These devastating injuries present as open ankle wounds. The talus is partially or completely dislocated and found partially or completely extruded, and outside the body. Open wounds can be extensive and are usually in the anterolateral region of the ankle.
This case demonstrates the presenting soft-tissue injury …
…. and radiology.
Basic open wound principles are followed with urgent tetanus prophylaxis, antibiotics and urgent debridement. The talus presents partially extruded or completely extruded and should be kept clean and moist. This is one of the few instances in trauma surgery where an extruded piece of bone should probably be cleaned and reimplanted. There is no replacement for an extruded talus. The literature is unclear about protocols for treatment of such a dramatic injury. However, there are reported cases where reimplantation after cleansing has been successful. Keeping the talus clean and moist, and repetitive saline washes of the extruded talus with scrubbing of any debris provides the best chance for success. This step demonstrates successive cleansing of an extruded talus with the clean wash on the right and the initial wash on the left.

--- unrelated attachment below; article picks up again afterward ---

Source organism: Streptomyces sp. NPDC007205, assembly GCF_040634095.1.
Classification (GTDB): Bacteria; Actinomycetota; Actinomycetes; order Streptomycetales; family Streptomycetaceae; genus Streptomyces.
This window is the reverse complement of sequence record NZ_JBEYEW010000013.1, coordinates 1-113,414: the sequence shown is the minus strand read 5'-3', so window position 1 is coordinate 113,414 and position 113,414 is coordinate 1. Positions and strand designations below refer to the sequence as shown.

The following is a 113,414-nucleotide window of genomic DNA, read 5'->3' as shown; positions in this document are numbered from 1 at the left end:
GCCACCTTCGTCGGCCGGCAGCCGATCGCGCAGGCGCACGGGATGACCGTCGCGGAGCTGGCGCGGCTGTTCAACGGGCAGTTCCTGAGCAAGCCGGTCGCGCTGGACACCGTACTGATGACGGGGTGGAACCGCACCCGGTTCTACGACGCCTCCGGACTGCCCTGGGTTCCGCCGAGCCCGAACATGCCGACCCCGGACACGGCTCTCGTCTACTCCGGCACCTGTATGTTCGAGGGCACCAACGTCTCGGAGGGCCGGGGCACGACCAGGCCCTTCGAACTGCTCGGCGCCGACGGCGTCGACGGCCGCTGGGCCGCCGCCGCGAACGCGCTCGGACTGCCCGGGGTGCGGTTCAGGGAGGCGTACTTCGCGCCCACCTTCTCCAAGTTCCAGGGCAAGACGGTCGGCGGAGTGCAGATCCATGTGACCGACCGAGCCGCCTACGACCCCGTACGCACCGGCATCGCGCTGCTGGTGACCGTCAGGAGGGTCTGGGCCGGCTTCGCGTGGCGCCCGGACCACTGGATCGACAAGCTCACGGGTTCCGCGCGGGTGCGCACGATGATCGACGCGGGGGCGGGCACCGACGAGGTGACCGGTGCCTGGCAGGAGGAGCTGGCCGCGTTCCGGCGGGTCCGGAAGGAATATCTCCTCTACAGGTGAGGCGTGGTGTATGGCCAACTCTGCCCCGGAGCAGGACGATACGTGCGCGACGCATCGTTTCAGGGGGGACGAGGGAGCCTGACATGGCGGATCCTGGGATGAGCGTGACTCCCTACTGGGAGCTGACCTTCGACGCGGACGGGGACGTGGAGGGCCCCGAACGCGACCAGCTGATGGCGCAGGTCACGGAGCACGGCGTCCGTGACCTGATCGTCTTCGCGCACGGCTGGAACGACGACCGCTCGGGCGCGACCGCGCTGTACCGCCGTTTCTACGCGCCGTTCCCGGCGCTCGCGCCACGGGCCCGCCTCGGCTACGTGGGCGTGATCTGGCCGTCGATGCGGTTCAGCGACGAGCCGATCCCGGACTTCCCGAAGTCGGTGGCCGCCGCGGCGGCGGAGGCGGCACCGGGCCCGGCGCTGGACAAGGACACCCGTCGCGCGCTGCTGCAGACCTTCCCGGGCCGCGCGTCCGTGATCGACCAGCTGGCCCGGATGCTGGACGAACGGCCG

The cleansed recipient site and the cleansed extruded talus are reunited. Careful reinsertion is performed as the talus is extremely slippery.
Occasionally, this dramatic event is accompanied by other soft-tissue and tendon injuries,...
...or fractures such as the lateral malleolus, which need to be fixed.
Antibiotic prophylaxis and immobilization with careful follow-up are mandatory. Infection rates have been reported unfortunately to be between 25% and 50%.
Range of motion is not advised and immobilization is continued for 3 months. Then weight bearing would be progressed as patient symptoms allow. Long-term prognosis is guarded.